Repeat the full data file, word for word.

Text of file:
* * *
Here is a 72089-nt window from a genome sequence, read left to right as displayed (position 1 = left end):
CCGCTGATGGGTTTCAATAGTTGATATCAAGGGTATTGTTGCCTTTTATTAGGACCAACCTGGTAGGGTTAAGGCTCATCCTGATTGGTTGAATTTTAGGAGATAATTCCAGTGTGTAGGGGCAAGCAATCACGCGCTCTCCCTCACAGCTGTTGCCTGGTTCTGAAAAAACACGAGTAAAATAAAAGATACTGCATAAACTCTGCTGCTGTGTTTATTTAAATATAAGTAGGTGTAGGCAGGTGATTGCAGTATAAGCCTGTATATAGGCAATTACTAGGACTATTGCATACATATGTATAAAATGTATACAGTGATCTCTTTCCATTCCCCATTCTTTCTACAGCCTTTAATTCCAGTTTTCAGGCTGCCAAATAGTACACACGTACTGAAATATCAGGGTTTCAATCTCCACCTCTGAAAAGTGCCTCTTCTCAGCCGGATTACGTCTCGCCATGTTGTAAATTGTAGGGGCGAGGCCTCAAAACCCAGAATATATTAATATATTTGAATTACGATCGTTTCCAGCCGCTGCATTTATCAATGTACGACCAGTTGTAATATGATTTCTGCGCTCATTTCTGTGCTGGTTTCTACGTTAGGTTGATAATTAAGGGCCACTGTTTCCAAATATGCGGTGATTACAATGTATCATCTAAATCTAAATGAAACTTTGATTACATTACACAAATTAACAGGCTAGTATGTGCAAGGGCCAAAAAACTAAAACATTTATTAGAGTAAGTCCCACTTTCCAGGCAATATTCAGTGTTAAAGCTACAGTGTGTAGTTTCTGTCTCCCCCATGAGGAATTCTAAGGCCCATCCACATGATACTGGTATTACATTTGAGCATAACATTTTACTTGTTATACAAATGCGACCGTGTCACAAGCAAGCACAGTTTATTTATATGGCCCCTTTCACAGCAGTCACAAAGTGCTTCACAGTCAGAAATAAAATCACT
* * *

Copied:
Here is a 72089-nt window from a genome sequence, read left to right as displayed (position 1 = left end):
CCGCTGATGGGTTTCAATAGTTGATATCAAGGGTATTGTTGCCTTTTATTAGGACCAACCTGGTAGGGTTAAGGCTCATCCTGATTGGTTGAATTTTAGGAGATAATTCCAGTGTGTAGGGGCAAGCAATCACGCGCTCTCCCTCACAGCTGTTGCCTGGTTCTGAAAAAACACGAGTAAAATAAAAGATACTGCATAAACTCTGCTGCTGTGTTTATTTAAATATAAGTAGGTGTAGGCAGGTGATTGCAGTATAAGCCTGTATATAGGCAATTACTAGGACTATTGCATACATATGTATAAAATGTATACAGTGATCTCTTTCCATTCCCCATTCTTTCTACAGCCTTTAATTCCAGTTTTCAGGCTGCCAAATAGTACACACGTACTGAAATATCAGGGTTTCAATCTCCACCTCTGAAAAGTGCCTCTTCTCAGCCGGATTACGTCTCGCCATGTTGTAAATTGTAGGGGCGAGGCCTCAAAACCCAGAATATATTAATATATTTGAATTACGATCGTTTCCAGCCGCTGCATTTATCAATGTACGACCAGTTGTAATATGATTTCTGCGCTCATTTCTGTGCTGGTTTCTACGTTAGGTTGATAATTAAGGGCCACTGTTTCCAAATATGCGGTGATTACAATGTATCATCTAAATCTAAATGAAACTTTGATTACATTACACAAATTAACAGGCTAGTATGTGCAAGGGCCAAAAAACTAAAACATTTATTAGAGTAAGTCCCACTTTCCAGGCAATATTCAGTGTTAAAGCTACAGTGTGTAGTTTCTGTCTCCCCCATGAGGAATTCTAAGGCCCATCCACATGATACTGGTATTACATTTGAGCATAACATTTTACTTGTTATACAAATGCGACCGTGTCACAAGCAAGCACAGTTTATTTATATGGCCCCTTTCACAGCAGTCACAAAGTGCTTCACAGTCAGAAATAAAATCACT